My best worst lesson

9th January 2009 at 00:00

BEST: Towards the end of the GCSE course with a mixed-ability Year 11 group it became apparent that energy and enthusiasm for the remaining part of the syllabus were running low.

In order to get through the last bits of teaching that were necessary before we concentrated on revision, I realised that I had to come up with something that would ignite their imaginations, while also doing the job of getting the information across. I decided to give them a task much more akin to key stage 3, a newspaper article with a slight twist: a deadline and an element of competition as there would be a winning article.

The class was given an information sheet with everything pupils needed to know about the chosen case study: a newly industrialised country, plus images they could include. Pupils were each given an A3 sheet of paper on which to complete their articles (to allow them more creativity with the layout), and one double lesson.

To my amazement the new approach had the desired effect and everyone worked in near silence.

They produced fantastic articles in which many of them had put more thought and effort than they had in their work for several months and, sure enough, there was a winning article, rewarded with a small chocolate bar.

The level of motivation and enthusiasm for the subject generated by that one lesson stayed with us for a good couple of weeks, meaning that we were all winners.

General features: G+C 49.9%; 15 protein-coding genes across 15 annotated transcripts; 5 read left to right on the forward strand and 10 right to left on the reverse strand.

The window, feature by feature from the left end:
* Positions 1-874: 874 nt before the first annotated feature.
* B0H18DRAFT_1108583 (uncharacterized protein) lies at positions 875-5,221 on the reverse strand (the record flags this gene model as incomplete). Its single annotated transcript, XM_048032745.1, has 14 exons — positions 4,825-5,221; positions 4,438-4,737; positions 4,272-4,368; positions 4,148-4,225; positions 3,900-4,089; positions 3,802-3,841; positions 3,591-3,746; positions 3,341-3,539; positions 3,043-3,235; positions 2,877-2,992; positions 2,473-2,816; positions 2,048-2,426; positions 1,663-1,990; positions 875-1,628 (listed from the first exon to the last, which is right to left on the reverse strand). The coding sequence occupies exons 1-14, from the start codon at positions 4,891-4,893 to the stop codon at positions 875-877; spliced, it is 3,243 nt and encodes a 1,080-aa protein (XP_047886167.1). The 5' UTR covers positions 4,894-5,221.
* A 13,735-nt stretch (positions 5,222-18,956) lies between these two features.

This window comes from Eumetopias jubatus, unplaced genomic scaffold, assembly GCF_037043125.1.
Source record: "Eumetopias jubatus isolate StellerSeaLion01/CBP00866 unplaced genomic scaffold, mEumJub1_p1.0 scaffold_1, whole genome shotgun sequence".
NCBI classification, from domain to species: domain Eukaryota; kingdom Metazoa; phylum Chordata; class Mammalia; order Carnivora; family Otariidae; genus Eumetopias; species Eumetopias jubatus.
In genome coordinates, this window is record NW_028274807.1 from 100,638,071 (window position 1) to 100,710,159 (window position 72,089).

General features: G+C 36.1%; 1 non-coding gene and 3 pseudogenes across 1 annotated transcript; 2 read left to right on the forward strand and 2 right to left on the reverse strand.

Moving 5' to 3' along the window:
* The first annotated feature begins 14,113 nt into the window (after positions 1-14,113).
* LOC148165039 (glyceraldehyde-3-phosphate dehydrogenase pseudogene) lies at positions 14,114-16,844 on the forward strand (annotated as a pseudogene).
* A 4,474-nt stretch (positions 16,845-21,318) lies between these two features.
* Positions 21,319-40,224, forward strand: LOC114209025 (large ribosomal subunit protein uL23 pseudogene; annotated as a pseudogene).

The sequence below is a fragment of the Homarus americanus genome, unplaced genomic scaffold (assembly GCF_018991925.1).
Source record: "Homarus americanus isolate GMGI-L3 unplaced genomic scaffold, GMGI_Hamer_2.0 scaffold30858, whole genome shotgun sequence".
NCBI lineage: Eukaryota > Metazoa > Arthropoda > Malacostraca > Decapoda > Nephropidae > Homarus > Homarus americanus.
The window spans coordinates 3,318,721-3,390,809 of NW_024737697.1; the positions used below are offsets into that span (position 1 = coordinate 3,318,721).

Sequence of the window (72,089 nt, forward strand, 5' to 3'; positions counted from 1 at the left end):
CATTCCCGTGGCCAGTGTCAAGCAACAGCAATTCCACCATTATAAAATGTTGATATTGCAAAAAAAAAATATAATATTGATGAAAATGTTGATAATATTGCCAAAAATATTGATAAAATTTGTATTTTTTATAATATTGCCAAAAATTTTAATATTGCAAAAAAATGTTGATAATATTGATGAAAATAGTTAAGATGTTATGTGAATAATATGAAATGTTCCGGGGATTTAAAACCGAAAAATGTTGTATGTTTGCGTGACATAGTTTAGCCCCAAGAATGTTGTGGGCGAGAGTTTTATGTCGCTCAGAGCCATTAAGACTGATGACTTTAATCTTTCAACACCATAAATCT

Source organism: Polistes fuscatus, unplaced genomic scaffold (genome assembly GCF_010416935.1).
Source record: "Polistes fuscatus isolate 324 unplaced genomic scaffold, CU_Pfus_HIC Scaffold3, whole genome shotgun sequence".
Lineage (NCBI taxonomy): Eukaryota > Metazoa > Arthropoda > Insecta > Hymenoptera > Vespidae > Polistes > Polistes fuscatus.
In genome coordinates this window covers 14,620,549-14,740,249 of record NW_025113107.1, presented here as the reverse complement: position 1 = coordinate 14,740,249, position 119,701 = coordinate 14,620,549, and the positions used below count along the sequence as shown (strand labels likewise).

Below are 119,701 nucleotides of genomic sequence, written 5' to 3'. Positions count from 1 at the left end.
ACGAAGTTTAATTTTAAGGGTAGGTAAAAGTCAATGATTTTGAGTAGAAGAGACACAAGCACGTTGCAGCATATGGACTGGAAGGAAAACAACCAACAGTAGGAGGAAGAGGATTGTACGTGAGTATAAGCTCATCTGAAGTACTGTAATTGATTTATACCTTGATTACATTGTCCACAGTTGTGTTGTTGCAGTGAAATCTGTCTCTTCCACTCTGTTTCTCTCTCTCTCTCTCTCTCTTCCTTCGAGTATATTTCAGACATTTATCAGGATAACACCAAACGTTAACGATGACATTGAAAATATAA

WORST: During the second placement of my PGCE course I had to teach a low-ability Year 9 group on a Friday afternoon. The pupils were challenging at the best of times, but one particular afternoon while attempting to teach a straightforward, if not terribly exciting, lesson on development, they went from challenging to almost impossible.

The classroom was full. There were no spare desks, so when two of the boys started physically fighting each other I felt I had little choice but to remove them from the room to deal with the incident. I was out of the room for a minute or two at the most.

Having sorted out the boys I returned to the class to find one of the girls standing on her chair showing the boys her knickers. At this point I just about gave up on the class and teaching altogether.

Somehow we made it to the end of the lesson without any further major incidents. I'm not too sure how much they learnt that afternoon (from me anyway), but I do seem to remember a good portion of the class having to remain behind after school as punishment for their misdemeanours. Just what I needed at the end of a challenging week.

Catherine Ditchfield is a geography teacher in Stirling.

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